According to Herodotus (3.97), Achaemenid power extended as far as the Caucasus mountains, but the Colchians are not included in his list of the twenty Persian satrapies.
These features were used and further developed in building Georgian dwellings and houses of the 'Darbazi' type.
In the Chalcolithic period of the fourth and third millennia BC, Georgia and eastern Asia Minor were home to the Kura-Araxes culture, giving way in the second millennium BC. Archaeological excavations have brought to light the remains of settlements at Beshtasheni and Ozni (4th–3rd millennium BC), and barrow burials (carbon dated to the 2nd millennium BC) in the province of Trialeti, at Tsalka (Eastern Georgia).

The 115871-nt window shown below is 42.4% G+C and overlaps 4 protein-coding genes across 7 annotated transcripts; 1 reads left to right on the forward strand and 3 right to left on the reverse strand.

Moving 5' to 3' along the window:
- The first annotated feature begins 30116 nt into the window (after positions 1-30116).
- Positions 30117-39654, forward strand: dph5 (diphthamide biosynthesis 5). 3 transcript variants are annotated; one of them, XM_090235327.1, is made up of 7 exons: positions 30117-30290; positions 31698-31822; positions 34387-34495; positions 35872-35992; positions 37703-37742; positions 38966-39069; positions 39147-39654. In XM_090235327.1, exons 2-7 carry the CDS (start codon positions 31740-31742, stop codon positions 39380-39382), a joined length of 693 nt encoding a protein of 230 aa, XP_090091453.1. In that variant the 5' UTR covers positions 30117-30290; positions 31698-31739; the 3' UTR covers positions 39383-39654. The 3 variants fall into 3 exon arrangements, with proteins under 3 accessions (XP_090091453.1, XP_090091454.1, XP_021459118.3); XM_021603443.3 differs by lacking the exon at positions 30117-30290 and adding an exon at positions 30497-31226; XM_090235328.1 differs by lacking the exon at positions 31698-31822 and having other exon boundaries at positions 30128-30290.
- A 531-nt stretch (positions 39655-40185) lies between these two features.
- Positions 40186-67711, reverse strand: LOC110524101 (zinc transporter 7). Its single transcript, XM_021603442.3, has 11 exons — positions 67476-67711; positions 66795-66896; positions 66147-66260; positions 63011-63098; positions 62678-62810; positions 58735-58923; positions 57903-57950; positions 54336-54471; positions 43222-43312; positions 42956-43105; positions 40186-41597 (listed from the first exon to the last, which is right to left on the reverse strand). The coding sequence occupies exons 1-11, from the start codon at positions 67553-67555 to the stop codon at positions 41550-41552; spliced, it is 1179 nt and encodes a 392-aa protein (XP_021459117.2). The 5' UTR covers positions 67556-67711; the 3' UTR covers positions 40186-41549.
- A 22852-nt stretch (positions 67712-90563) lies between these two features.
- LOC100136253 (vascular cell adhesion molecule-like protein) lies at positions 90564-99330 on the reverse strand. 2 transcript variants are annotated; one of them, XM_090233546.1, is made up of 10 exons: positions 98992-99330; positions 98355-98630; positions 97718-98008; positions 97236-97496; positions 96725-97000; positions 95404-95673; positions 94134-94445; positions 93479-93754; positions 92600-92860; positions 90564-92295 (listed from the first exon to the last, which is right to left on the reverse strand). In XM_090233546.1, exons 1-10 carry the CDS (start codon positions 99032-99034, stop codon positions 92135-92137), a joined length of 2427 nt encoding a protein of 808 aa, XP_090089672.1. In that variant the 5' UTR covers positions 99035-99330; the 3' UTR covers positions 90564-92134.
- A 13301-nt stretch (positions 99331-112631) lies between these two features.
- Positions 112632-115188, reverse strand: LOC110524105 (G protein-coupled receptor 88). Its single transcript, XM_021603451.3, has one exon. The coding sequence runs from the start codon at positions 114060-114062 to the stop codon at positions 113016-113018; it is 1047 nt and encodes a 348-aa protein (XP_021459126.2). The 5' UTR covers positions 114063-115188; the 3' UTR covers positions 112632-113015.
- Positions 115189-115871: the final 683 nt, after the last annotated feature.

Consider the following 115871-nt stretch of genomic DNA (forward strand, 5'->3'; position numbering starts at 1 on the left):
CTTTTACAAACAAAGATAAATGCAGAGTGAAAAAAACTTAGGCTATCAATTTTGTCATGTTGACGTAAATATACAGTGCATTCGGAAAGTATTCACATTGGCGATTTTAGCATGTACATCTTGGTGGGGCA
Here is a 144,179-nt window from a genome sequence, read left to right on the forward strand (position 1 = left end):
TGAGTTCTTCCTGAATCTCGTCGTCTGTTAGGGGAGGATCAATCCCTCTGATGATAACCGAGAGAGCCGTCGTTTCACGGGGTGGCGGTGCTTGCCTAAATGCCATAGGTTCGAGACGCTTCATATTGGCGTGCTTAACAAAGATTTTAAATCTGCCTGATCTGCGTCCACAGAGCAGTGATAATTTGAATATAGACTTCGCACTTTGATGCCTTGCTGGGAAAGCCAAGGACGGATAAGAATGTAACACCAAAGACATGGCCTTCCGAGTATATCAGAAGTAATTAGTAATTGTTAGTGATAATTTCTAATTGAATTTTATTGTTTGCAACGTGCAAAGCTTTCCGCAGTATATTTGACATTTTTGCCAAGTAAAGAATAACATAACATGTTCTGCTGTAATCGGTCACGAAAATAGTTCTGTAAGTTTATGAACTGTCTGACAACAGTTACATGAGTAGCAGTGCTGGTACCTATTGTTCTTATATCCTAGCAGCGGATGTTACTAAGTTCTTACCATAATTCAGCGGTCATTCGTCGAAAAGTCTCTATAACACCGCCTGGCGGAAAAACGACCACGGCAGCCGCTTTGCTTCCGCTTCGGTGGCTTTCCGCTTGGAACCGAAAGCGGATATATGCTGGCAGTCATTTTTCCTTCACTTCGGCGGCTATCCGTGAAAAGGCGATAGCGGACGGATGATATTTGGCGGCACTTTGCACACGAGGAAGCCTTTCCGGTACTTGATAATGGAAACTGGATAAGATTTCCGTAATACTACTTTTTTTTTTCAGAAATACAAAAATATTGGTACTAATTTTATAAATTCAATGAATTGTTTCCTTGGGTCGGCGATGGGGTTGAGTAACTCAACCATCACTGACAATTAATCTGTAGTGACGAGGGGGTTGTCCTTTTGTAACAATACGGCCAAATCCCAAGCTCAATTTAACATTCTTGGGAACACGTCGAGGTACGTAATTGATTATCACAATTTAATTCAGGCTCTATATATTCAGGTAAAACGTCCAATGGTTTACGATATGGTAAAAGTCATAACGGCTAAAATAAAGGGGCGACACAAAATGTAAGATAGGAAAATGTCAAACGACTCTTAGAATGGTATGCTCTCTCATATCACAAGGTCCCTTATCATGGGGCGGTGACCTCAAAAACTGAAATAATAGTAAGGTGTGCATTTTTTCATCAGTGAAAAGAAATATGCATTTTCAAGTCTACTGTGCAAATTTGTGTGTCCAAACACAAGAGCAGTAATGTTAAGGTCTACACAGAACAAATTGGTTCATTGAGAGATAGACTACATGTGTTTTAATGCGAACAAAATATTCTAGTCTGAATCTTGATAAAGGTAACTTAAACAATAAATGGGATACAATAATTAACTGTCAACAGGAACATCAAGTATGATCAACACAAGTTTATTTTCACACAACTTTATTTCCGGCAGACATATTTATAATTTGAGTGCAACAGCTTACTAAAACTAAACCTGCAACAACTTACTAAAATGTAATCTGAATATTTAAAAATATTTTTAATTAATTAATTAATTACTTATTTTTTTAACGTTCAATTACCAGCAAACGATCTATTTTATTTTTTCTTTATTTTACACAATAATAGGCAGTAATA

sakartvelo) was first unified as a kingdom under the Bagrationi dynasty by the King Bagrat III of Georgia in the 8th to 9th century, arising from a number of predecessor states of ancient kingdoms of Colchis and Iberia.
The kingdom of Georgia flourished during the 10th to 12th centuries under King David IV the Builder and Queen Tamar the Great, and fell to the Mongol invasion by 1243, and after a brief reunion under George V the Brilliant to the Timurid Empire.
Between 2100 and 750 BC, the area survived the invasions by the Hittites, Urartians, Medes, Proto-Persians and Cimmerians.